US: In 2021, Plug-Ins Traveled 19 Billion Miles On Electricity

US: In 2021, Plug-Ins Traveled 19 Billion Miles On Electricity

11/29/2022

Plug-in electric cars are gradually increasing their market share in the US (reaching about 4% in 2021), which starts to make an impact.

The Department of Energy (DOE)’s Vehicle Technologies Office highlights in its latest weekly report that in 2021, plug-ins traveled some 19.1 billion miles (31 billion km) on electricity – all miles traveled in BEVs and the EV mode portion of miles traveled in PHEVs.

This estimated distance of 19 billion miles is noticeably higher than in 2020 (nearly 13 billion miles), which indicates how quickly the electrification of driving progresses. BEVs noted a 57% year-over-year increase in EV miles, while PHEVs by 24% last year (mostly proportionally to sales increase).

According to Argonne National Laboratory’s Assessment of Light-Duty Plug-in Electric Vehicles in the United States, 2010–2021, the cumulative distance covered by plug-in electric cars in the US (through December 2021) amounted to 68 billion miles (109 billion miles).

Total Light-Duty Electric Miles Traveled by Plug-In Vehicles in the United States, 2011-2021

Sources: David Gohlke, Yan Zhou, Xinyi Wu, and Calista Courtney, Argonne National Laboratory, Assessment of Light-Duty Plug-in Electric Vehicles in the United States, 2010–2021, ANL-22/71, 2022.

U.S. Department of Transportation, Federal Highway Administration, December 2021 Traffic Volume Trends, 2022.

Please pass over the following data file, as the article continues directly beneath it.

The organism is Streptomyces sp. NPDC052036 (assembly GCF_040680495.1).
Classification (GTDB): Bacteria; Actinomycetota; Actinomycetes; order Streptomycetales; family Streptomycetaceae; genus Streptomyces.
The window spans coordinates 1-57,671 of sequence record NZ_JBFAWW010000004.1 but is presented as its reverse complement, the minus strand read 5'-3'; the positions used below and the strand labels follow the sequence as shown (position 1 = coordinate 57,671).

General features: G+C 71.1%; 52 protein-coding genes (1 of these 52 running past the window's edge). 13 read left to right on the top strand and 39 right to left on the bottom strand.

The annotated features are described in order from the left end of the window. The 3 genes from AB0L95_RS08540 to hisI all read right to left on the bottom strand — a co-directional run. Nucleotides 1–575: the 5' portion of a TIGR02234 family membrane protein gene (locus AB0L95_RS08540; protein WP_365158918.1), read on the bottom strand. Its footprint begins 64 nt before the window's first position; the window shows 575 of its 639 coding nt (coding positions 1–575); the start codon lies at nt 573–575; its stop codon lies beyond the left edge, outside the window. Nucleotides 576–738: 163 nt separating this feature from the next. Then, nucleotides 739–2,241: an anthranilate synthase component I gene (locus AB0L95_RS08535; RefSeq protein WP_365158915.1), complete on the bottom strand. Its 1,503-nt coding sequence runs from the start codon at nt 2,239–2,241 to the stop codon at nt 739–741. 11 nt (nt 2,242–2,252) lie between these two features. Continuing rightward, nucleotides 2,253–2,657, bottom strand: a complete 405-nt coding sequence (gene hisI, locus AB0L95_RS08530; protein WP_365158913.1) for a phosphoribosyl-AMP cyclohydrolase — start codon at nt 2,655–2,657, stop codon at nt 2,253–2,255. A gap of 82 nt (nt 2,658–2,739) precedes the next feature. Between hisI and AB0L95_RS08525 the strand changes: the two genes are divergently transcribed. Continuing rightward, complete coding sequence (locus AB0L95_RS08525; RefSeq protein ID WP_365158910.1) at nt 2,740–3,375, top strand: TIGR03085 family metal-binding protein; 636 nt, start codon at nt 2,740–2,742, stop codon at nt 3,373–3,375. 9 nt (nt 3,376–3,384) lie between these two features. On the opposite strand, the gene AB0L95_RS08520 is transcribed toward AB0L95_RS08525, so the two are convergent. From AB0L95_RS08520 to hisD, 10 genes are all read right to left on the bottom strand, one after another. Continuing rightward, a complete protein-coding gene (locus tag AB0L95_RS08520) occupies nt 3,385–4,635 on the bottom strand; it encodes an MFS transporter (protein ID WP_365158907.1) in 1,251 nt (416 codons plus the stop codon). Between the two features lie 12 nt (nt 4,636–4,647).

The report estimates that over 2.1 million plug-in electric cars have been sold in the US through December 2021 (about 1.3 million all-electric and 0.8 million plug-in hybrids), equipped with a total of more than 110 GWh of batteries.

It’s also estimated that 19.1 billion electric miles traveled in 2021 reduced the national gasoline consumption by 700 million gallons of gasoline or 0.54%.

On the other hand, plug-ins consumed some 6.1 terawatt-hours of electricity (6.1 TWh is 6,100 GWh), which sounds like almost 320 Wh/mile (200 Wh/km).

The difference between the fuel cost and energy cost in 2021 is estimated at $1.3 billion.

Cumulatively, 68 billion electric miles since 2010 is worth about 2.5 billion gallons of gasoline. So, the cumulative savings already is several billion dollars.

Those are pretty amazing numbers and let’s just imagine that electric cars are just starting to sell in high volume. Every year those numbers will be improving, thus tremendously changing the world that we know today.

Source: Energy.gov

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